Inasmuch urbanization requires dwellings, food, and public institutions for large numbers of people, urban areas need energy to heat, ventilate, clean, supply water, take away garbage, and other everyday functions on a large scale. Whereas in early twentieth century there were only 16 cities in the world with the population over a million, in 2015, “there are 23 cities with populations over 10 million”. It means that large metropolitan areas struggle with problems of air, water, and land pollution. Large metropolitan areas usually have factories and plants that pollute the air and water, while the hazardous waste pollutes the natural resources. Additionally, transport and vehicles significantly add to the environment pollution. In its turn, the necessity to use coal and oil for cooking purposes in developing countries decrease the quality of indoor air. In the third world countries, many urban dwellers have electricity but “continue to rely on coal, kerosene, and biomass for heating and cooking”. In the condition of overcrowding, bad indoor air contributes to lung diseases and commutable illnesses. Furthermore, the serious degree of air, water, and land pollution are aggravated by with the increasing challenges of waste disposal. Apart from dangerous industries, pollution is occurring through “illegal dumping and burning of solid wastes and sewage in the informal settlements”. Poor neighborhoods may create dumps and wastes around the premises. The dumpsters poison the air, land and water as well as contribute to outbursts of infectious diseases. Clogged drains and unclean water holes breed mosquitoes and other parasites. Thus, when people use chemical means to exercise insect control, they increases the level of the air pollution.
Study Case: China
As one of the fastest developing countries in the world, China has a fast rate of urbanization and, as a result, faces the related health effects. For example, China has a high statistics of non-smoking women, who developed lung cancer because they used cooking oil fumes. Chinese people use so much coal for their individual use that it “contributes about 30 percent of the outdoor particulate and sulfur dioxide pollution”. Meanwhile, a frequent exposure to coal combustion, especially indoor, results in acute respiratory infections, eye diseases, lung malfunctions and even lung cancer, ear infections, anemia and negative consequences for pregnant women such as low birth weight. People with respiratory problems suffer particularly intensely from the fumes. Individuals with asthma have negative effects of coal burning exposure, which is as little as ten minutes spent in premises saturated with SO2 emissions. Therefore, a wrong choice of household fuels has health risks. For example, hot and cold smoking techniques as well as drying of fish and meats often result in an increased level of carcinogens and arsenic. In China, the Guizhou Province registered “widespread arsenic poisoning” from “chili peppers and corn dried over coal-burning cookstoves” in 2002. Additionally, urban dwellers use plastic, newspapers, and other type of inappropriate burning fuels for smoking and drying foods.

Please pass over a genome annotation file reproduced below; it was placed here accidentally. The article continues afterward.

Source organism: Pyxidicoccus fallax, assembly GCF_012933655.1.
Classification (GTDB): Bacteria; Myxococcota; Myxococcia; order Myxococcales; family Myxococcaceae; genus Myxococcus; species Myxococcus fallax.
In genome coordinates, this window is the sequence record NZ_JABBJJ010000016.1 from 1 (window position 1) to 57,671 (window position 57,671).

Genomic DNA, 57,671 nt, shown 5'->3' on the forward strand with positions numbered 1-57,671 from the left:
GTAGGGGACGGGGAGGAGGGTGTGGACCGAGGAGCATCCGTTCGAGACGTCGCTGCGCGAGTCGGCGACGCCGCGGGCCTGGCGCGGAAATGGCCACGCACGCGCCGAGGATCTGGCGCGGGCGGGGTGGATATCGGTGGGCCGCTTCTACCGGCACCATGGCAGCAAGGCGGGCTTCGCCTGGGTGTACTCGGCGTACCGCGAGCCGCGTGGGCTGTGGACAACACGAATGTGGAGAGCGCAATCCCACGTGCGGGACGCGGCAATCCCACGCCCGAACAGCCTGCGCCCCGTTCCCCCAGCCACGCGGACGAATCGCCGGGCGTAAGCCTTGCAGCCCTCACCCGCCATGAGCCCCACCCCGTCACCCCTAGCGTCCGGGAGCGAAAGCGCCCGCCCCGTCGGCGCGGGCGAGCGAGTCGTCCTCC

China also can be an example of the negative effect of urbanization on the body weight and dietary plans. The 2003 study based on data from the China Health and Nutrition Surveys revealed that the ongoing urbanization of China correlates with the prevalence of overweight people. The number of overweigh Chinese has been growing all over the country. Moreover, urban areas have more overweight people than rural ones. In comparison with rural areas, the cities demonstrate a twofold increase of overweight people. In terms of socioeconomic status, low-income people are overweight more often than their affluent counterparts, but the number of overweight high-income people is increasing in the modern China. Simultaneously, the increase in weight signaled that the number of underweight people also dropped more significantly in urban areas. In accordance with overall trends, in China, energy intake decreased from “101.8% of the Chinese RDA in 1991 to 95.2% in 199” while protein and fat intake increased “from 21.8% to 27.7%”. Given the fact that traditionally Chinese people eat low-fat diets, the increase in fat consumption is 50% responsible for the change in diet and contributes to an increase in obesity levels. However, rural area inhabitants consume more edible vegetable oils, whereas urbanites eat more animal fats.
It is clear that the concentration of large numbers of people in metropolitan areas involves some issues with health and environment. After coming to cities, rural dwellers increase fat and protein consumption because their income grows and food opportunities expand. At the same time, workload and living conditions do not encourage the individuals to engage in intense physical activity. The combination of the change in food consumption patterns and lifestyle choices result in obesity and cardiovascular diseases. Simultaneously, living in the city requires energy and fuel on the large scales, which results in the air, land, and water pollution. The environmental pollution has detrimental effects on health and causes related diseases.
As a result of a larger exposure to non-traditional foods, less healthy lifestyles, and environmental pollution, urban dwellers are less fertile, more overweight, have higher rates of diabetes, heart diseases, and less exercise as compared to rural people. At the same time, improvements in public hygiene and better health care are the benefits of urbanization. It means that urbanization cannot generally solve health problems but the government and local municipalities should implement corresponding policies to alleviate negative health effects.